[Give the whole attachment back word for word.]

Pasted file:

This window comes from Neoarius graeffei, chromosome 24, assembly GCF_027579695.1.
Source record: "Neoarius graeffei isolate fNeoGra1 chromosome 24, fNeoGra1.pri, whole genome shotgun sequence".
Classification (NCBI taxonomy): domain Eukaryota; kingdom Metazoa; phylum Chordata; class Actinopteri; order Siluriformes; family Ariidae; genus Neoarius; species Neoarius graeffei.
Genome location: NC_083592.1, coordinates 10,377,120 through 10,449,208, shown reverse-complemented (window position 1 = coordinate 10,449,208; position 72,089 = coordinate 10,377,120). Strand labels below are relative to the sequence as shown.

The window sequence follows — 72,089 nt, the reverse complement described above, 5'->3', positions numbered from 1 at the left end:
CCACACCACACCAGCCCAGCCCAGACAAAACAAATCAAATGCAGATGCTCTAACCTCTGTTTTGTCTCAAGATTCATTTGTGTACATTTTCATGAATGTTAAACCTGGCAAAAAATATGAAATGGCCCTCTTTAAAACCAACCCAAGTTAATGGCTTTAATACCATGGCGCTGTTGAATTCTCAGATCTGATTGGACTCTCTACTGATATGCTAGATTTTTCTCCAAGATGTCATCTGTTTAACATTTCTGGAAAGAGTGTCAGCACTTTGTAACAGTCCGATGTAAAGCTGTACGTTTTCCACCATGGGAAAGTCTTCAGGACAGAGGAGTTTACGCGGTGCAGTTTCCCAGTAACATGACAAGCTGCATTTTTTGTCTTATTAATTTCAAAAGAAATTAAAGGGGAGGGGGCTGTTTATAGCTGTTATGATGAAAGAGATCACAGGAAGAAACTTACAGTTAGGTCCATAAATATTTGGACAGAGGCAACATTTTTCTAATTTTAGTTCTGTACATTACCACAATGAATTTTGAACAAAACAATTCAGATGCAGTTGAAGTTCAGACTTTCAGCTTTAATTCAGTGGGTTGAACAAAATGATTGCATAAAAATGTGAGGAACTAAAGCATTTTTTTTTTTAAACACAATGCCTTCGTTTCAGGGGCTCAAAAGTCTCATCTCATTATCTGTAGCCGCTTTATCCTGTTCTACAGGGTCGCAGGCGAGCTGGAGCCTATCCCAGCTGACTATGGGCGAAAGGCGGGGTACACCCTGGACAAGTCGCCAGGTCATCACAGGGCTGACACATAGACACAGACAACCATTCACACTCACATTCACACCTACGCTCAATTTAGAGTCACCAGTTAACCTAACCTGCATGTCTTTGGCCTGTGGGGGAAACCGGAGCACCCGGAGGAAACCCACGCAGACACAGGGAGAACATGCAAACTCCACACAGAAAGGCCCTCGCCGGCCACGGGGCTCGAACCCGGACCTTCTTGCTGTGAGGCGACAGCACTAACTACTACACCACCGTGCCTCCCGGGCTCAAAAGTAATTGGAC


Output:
This window comes from Neoarius graeffei, chromosome 24, assembly GCF_027579695.1.
Source record: "Neoarius graeffei isolate fNeoGra1 chromosome 24, fNeoGra1.pri, whole genome shotgun sequence".
Classification (NCBI taxonomy): domain Eukaryota; kingdom Metazoa; phylum Chordata; class Actinopteri; order Siluriformes; family Ariidae; genus Neoarius; species Neoarius graeffei.
Genome location: NC_083592.1, coordinates 10,377,120 through 10,449,208, shown reverse-complemented (window position 1 = coordinate 10,449,208; position 72,089 = coordinate 10,377,120). Strand labels below are relative to the sequence as shown.

The window sequence follows — 72,089 nt, the reverse complement described above, 5'->3', positions numbered from 1 at the left end:
CCACACCACACCAGCCCAGCCCAGACAAAACAAATCAAATGCAGATGCTCTAACCTCTGTTTTGTCTCAAGATTCATTTGTGTACATTTTCATGAATGTTAAACCTGGCAAAAAATATGAAATGGCCCTCTTTAAAACCAACCCAAGTTAATGGCTTTAATACCATGGCGCTGTTGAATTCTCAGATCTGATTGGACTCTCTACTGATATGCTAGATTTTTCTCCAAGATGTCATCTGTTTAACATTTCTGGAAAGAGTGTCAGCACTTTGTAACAGTCCGATGTAAAGCTGTACGTTTTCCACCATGGGAAAGTCTTCAGGACAGAGGAGTTTACGCGGTGCAGTTTCCCAGTAACATGACAAGCTGCATTTTTTGTCTTATTAATTTCAAAAGAAATTAAAGGGGAGGGGGCTGTTTATAGCTGTTATGATGAAAGAGATCACAGGAAGAAACTTACAGTTAGGTCCATAAATATTTGGACAGAGGCAACATTTTTCTAATTTTAGTTCTGTACATTACCACAATGAATTTTGAACAAAACAATTCAGATGCAGTTGAAGTTCAGACTTTCAGCTTTAATTCAGTGGGTTGAACAAAATGATTGCATAAAAATGTGAGGAACTAAAGCATTTTTTTTTTTAAACACAATGCCTTCGTTTCAGGGGCTCAAAAGTCTCATCTCATTATCTGTAGCCGCTTTATCCTGTTCTACAGGGTCGCAGGCGAGCTGGAGCCTATCCCAGCTGACTATGGGCGAAAGGCGGGGTACACCCTGGACAAGTCGCCAGGTCATCACAGGGCTGACACATAGACACAGACAACCATTCACACTCACATTCACACCTACGCTCAATTTAGAGTCACCAGTTAACCTAACCTGCATGTCTTTGGCCTGTGGGGGAAACCGGAGCACCCGGAGGAAACCCACGCAGACACAGGGAGAACATGCAAACTCCACACAGAAAGGCCCTCGCCGGCCACGGGGCTCGAACCCGGACCTTCTTGCTGTGAGGCGACAGCACTAACTACTACACCACCGTGCCTCCCGGGCTCAAAAGTAATTGGAC